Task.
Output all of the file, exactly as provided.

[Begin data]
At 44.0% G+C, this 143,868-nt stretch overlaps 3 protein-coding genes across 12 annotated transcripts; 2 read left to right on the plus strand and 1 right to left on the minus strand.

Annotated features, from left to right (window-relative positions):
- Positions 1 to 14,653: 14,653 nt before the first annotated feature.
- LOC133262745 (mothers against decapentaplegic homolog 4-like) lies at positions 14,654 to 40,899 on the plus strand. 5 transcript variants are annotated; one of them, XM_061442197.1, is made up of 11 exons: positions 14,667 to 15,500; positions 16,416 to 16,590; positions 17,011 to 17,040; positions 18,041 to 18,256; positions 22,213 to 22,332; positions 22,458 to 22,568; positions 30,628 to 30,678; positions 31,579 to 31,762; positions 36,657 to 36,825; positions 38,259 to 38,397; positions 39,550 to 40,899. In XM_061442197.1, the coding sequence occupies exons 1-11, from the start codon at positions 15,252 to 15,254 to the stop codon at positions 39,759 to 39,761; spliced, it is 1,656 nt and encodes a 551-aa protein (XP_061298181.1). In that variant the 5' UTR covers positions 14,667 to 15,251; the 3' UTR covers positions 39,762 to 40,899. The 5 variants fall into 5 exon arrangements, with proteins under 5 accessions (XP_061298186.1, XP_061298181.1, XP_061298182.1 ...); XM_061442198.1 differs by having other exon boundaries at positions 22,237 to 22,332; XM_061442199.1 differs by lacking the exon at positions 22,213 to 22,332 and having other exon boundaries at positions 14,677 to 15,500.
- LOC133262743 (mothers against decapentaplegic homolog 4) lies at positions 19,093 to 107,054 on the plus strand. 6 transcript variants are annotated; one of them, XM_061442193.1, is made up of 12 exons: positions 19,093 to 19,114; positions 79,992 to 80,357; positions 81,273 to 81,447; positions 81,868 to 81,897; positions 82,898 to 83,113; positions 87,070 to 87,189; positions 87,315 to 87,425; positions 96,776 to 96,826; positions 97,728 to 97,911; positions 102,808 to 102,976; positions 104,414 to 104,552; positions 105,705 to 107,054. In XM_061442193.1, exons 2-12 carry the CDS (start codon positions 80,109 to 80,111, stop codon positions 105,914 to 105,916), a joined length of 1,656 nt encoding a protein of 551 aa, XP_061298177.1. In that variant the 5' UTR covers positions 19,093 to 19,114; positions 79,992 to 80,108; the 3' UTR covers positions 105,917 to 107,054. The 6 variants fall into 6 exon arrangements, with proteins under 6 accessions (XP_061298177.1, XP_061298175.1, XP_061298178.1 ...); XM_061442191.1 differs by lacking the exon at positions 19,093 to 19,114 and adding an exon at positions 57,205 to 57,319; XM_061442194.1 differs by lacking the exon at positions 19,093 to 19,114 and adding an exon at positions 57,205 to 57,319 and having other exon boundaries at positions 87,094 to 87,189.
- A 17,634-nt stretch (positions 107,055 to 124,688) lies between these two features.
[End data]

At 44.0% G+C, this 143,868-nt stretch overlaps 3 protein-coding genes across 12 annotated transcripts; 2 read left to right on the plus strand and 1 right to left on the minus strand.

Annotated features, from left to right (window-relative positions):
- Positions 1 to 14,653: 14,653 nt before the first annotated feature.
- LOC133262745 (mothers against decapentaplegic homolog 4-like) lies at positions 14,654 to 40,899 on the plus strand. 5 transcript variants are annotated; one of them, XM_061442197.1, is made up of 11 exons: positions 14,667 to 15,500; positions 16,416 to 16,590; positions 17,011 to 17,040; positions 18,041 to 18,256; positions 22,213 to 22,332; positions 22,458 to 22,568; positions 30,628 to 30,678; positions 31,579 to 31,762; positions 36,657 to 36,825; positions 38,259 to 38,397; positions 39,550 to 40,899. In XM_061442197.1, the coding sequence occupies exons 1-11, from the start codon at positions 15,252 to 15,254 to the stop codon at positions 39,759 to 39,761; spliced, it is 1,656 nt and encodes a 551-aa protein (XP_061298181.1). In that variant the 5' UTR covers positions 14,667 to 15,251; the 3' UTR covers positions 39,762 to 40,899. The 5 variants fall into 5 exon arrangements, with proteins under 5 accessions (XP_061298186.1, XP_061298181.1, XP_061298182.1 ...); XM_061442198.1 differs by having other exon boundaries at positions 22,237 to 22,332; XM_061442199.1 differs by lacking the exon at positions 22,213 to 22,332 and having other exon boundaries at positions 14,677 to 15,500.
- LOC133262743 (mothers against decapentaplegic homolog 4) lies at positions 19,093 to 107,054 on the plus strand. 6 transcript variants are annotated; one of them, XM_061442193.1, is made up of 12 exons: positions 19,093 to 19,114; positions 79,992 to 80,357; positions 81,273 to 81,447; positions 81,868 to 81,897; positions 82,898 to 83,113; positions 87,070 to 87,189; positions 87,315 to 87,425; positions 96,776 to 96,826; positions 97,728 to 97,911; positions 102,808 to 102,976; positions 104,414 to 104,552; positions 105,705 to 107,054. In XM_061442193.1, exons 2-12 carry the CDS (start codon positions 80,109 to 80,111, stop codon positions 105,914 to 105,916), a joined length of 1,656 nt encoding a protein of 551 aa, XP_061298177.1. In that variant the 5' UTR covers positions 19,093 to 19,114; positions 79,992 to 80,108; the 3' UTR covers positions 105,917 to 107,054. The 6 variants fall into 6 exon arrangements, with proteins under 6 accessions (XP_061298177.1, XP_061298175.1, XP_061298178.1 ...); XM_061442191.1 differs by lacking the exon at positions 19,093 to 19,114 and adding an exon at positions 57,205 to 57,319; XM_061442194.1 differs by lacking the exon at positions 19,093 to 19,114 and adding an exon at positions 57,205 to 57,319 and having other exon boundaries at positions 87,094 to 87,189.
- A 17,634-nt stretch (positions 107,055 to 124,688) lies between these two features.